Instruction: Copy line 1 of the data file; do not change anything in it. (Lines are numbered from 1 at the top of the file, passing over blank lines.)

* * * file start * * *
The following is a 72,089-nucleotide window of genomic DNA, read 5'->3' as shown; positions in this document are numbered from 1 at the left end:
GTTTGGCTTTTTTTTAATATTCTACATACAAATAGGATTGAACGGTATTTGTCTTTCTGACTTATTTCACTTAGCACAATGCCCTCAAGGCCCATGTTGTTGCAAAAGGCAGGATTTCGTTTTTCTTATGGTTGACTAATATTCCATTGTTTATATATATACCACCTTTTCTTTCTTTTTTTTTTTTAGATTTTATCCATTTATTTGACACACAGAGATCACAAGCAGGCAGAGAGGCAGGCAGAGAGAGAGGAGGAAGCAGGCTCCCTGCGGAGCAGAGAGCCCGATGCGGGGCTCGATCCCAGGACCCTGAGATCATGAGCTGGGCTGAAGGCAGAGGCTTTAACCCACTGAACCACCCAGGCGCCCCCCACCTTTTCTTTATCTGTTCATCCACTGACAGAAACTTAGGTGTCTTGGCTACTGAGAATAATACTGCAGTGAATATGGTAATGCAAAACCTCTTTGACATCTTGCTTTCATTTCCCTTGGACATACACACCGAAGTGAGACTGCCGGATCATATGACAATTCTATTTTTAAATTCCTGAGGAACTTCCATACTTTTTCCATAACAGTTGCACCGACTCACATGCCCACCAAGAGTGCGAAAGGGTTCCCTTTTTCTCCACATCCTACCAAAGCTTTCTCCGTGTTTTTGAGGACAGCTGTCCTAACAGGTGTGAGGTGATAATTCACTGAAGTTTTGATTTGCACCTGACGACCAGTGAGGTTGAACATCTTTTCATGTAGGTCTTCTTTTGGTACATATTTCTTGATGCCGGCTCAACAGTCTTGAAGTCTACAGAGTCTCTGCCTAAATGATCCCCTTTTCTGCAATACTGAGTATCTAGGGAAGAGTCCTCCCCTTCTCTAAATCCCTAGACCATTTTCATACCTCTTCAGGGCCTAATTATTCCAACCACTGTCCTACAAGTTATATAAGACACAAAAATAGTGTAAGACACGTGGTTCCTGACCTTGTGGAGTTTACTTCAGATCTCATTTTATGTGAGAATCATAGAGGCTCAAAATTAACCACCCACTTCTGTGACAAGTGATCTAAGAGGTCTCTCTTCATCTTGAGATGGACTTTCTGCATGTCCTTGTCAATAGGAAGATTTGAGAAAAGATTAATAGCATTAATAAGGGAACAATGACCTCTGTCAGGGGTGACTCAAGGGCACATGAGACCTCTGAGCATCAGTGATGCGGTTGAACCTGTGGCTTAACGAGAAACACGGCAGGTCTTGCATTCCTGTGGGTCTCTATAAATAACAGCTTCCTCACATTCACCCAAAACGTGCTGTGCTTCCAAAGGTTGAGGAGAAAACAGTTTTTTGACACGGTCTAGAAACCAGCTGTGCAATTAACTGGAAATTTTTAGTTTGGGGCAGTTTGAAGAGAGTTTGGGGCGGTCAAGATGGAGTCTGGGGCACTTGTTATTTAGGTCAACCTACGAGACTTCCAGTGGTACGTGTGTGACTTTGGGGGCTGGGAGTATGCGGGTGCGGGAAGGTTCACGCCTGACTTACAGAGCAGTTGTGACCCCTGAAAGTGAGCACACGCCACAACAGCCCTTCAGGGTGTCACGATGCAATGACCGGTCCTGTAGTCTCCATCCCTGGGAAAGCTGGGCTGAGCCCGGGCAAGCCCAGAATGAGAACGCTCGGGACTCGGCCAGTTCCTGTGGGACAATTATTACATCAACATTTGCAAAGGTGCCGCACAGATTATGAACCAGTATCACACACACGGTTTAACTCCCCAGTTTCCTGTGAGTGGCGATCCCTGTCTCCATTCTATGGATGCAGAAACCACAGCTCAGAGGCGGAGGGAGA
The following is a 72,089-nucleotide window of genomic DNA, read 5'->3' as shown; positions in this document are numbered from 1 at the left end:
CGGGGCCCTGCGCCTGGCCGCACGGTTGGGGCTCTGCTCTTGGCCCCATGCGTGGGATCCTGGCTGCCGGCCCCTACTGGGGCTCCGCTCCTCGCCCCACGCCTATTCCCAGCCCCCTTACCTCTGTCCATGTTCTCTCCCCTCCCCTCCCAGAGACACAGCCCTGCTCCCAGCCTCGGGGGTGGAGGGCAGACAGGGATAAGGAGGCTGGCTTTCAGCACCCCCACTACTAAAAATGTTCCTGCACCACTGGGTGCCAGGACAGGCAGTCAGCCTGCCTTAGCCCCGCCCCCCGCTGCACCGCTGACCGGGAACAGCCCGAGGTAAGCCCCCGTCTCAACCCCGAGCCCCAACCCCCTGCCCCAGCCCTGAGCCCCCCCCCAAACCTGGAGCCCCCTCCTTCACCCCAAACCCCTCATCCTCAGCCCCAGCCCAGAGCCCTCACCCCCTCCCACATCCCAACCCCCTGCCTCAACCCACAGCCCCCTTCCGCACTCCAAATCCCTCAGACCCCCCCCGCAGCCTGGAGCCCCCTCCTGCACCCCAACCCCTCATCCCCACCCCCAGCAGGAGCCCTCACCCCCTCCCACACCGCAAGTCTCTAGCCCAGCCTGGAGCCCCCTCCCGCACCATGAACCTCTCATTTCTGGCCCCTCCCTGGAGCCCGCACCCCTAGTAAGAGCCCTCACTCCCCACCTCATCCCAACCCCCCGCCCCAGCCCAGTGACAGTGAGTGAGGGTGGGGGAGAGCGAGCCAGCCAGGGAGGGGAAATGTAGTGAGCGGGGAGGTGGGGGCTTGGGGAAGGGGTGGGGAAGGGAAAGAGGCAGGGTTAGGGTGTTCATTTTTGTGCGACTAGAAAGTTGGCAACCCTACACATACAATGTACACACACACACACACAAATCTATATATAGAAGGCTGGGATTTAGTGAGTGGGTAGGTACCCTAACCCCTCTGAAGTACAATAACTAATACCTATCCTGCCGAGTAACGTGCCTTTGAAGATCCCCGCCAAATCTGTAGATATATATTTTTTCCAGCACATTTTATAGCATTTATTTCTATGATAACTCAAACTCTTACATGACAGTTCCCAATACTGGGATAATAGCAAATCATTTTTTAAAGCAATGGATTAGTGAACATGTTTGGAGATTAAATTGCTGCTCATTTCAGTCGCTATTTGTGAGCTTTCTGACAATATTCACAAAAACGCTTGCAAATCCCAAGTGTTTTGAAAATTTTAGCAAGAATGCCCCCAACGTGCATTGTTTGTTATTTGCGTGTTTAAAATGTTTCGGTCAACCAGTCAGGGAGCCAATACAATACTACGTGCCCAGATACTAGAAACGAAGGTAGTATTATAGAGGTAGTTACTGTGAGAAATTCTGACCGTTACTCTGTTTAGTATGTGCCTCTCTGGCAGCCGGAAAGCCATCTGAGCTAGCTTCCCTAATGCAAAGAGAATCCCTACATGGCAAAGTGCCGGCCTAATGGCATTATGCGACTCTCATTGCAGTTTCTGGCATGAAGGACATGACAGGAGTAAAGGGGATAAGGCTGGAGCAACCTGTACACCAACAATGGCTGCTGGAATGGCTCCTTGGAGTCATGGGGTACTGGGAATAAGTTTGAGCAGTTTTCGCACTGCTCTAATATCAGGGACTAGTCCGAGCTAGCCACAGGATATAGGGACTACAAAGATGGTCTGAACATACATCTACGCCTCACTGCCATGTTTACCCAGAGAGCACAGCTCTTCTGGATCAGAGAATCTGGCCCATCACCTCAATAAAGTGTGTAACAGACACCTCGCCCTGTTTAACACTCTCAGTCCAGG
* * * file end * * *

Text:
The following is a 72,089-nucleotide window of genomic DNA, read 5'->3' as shown; positions in this document are numbered from 1 at the left end: